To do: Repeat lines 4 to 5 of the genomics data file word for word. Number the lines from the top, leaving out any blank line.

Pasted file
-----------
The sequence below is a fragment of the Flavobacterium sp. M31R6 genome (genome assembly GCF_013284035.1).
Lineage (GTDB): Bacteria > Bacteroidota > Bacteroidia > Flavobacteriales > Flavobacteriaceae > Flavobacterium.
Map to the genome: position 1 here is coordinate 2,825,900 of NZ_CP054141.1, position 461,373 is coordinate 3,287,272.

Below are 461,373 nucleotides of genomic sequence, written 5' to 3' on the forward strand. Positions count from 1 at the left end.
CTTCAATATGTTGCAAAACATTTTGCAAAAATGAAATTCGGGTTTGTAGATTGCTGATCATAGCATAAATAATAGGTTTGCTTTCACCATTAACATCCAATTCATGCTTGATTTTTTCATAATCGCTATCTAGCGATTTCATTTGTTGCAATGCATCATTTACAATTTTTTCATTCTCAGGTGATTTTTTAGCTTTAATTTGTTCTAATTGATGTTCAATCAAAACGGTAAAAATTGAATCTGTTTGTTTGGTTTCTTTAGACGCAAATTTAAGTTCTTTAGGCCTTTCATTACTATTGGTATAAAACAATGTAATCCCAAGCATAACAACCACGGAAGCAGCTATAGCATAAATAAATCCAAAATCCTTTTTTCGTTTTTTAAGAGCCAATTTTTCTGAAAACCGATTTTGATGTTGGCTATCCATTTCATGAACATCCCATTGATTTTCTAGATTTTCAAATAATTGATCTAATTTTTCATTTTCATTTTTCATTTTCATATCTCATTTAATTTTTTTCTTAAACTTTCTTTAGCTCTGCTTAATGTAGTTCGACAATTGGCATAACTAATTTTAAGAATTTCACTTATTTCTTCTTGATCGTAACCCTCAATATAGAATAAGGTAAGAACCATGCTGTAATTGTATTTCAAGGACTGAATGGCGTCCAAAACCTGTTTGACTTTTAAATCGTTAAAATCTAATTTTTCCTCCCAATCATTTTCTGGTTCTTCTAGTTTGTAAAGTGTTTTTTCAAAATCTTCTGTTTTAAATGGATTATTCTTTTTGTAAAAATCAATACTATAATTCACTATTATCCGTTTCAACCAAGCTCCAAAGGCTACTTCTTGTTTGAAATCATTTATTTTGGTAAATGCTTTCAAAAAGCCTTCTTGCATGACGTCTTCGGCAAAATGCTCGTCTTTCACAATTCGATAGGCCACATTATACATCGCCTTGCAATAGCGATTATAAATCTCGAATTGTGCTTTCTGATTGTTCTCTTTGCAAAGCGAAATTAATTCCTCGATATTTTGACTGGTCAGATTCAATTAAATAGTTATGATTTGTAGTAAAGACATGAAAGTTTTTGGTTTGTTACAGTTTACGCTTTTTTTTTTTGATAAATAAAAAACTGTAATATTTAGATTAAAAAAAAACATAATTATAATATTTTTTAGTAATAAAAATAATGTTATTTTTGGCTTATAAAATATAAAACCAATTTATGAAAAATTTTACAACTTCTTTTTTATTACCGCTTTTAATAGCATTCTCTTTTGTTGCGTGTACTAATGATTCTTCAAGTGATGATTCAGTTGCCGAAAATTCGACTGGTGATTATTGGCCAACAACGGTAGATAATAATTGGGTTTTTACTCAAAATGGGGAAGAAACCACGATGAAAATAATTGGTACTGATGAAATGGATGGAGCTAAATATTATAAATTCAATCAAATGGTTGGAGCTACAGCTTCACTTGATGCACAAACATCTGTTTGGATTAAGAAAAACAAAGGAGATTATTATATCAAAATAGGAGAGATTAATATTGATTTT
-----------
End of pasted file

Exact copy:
Below are 461,373 nucleotides of genomic sequence, written 5' to 3' on the forward strand. Positions count from 1 at the left end.
CTTCAATATGTTGCAAAACATTTTGCAAAAATGAAATTCGGGTTTGTAGATTGCTGATCATAGCATAAATAATAGGTTTGCTTTCACCATTAACATCCAATTCATGCTTGATTTTTTCATAATCGCTATCTAGCGATTTCATTTGTTGCAATGCATCATTTACAATTTTTTCATTCTCAGGTGATTTTTTAGCTTTAATTTGTTCTAATTGATGTTCAATCAAAACGGTAAAAATTGAATCTGTTTGTTTGGTTTCTTTAGACGCAAATTTAAGTTCTTTAGGCCTTTCATTACTATTGGTATAAAACAATGTAATCCCAAGCATAACAACCACGGAAGCAGCTATAGCATAAATAAATCCAAAATCCTTTTTTCGTTTTTTAAGAGCCAATTTTTCTGAAAACCGATTTTGATGTTGGCTATCCATTTCATGAACATCCCATTGATTTTCTAGATTTTCAAATAATTGATCTAATTTTTCATTTTCATTTTTCATTTTCATATCTCATTTAATTTTTTTCTTAAACTTTCTTTAGCTCTGCTTAATGTAGTTCGACAATTGGCATAACTAATTTTAAGAATTTCACTTATTTCTTCTTGATCGTAACCCTCAATATAGAATAAGGTAAGAACCATGCTGTAATTGTATTTCAAGGACTGAATGGCGTCCAAAACCTGTTTGACTTTTAAATCGTTAAAATCTAATTTTTCCTCCCAATCATTTTCTGGTTCTTCTAGTTTGTAAAGTGTTTTTTCAAAATCTTCTGTTTTAAATGGATTATTCTTTTTGTAAAAATCAATACTATAATTCACTATTATCCGTTTCAACCAAGCTCCAAAGGCTACTTCTTGTTTGAAATCATTTATTTTGGTAAATGCTTTCAAAAAGCCTTCTTGCATGACGTCTTCGGCAAAATGCTCGTCTTTCACAATTCGATAGGCCACATTATACATCGCCTTGCAATAGCGATTATAAATCTCGAATTGTGCTTTCTGATTGTTCTCTTTGCAAAGCGAAATTAATTCCTCGATATTTTGACTGGTCAGATTCAATTAAATAGTTATGATTTGTAGTAAAGACATGAAAGTTTTTGGTTTGTTACAGTTTACGCTTTTTTTTTTTGATAAATAAAAAACTGTAATATTTAGATTAAAAAAAAACATAATTATAATATTTTTTAGTAATAAAAATAATGTTATTTTTGGCTTATAAAATATAAAACCAATTTATGAAAAATTTTACAACTTCTTTTTTATTACCGCTTTTAATAGCATTCTCTTTTGTTGCGTGTACTAATGATTCTTCAAGTGATGATTCAGTTGCCGAAAATTCGACTGGTGATTATTGGCCAACAACGGTAGATAATAATTGGGTTTTTACTCAAAATGGGGAAGAAACCACGATGAAAATAATTGGTACTGATGAAATGGATGGAGCTAAATATTATAAATTCAATCAAATGGTTGGAGCTACAGCTTCACTTGATGCACAAACATCTGTTTGGATTAAGAAAAACAAAGGAGATTATTATATCAAAATAGGAGAGATTAATATTGATTTT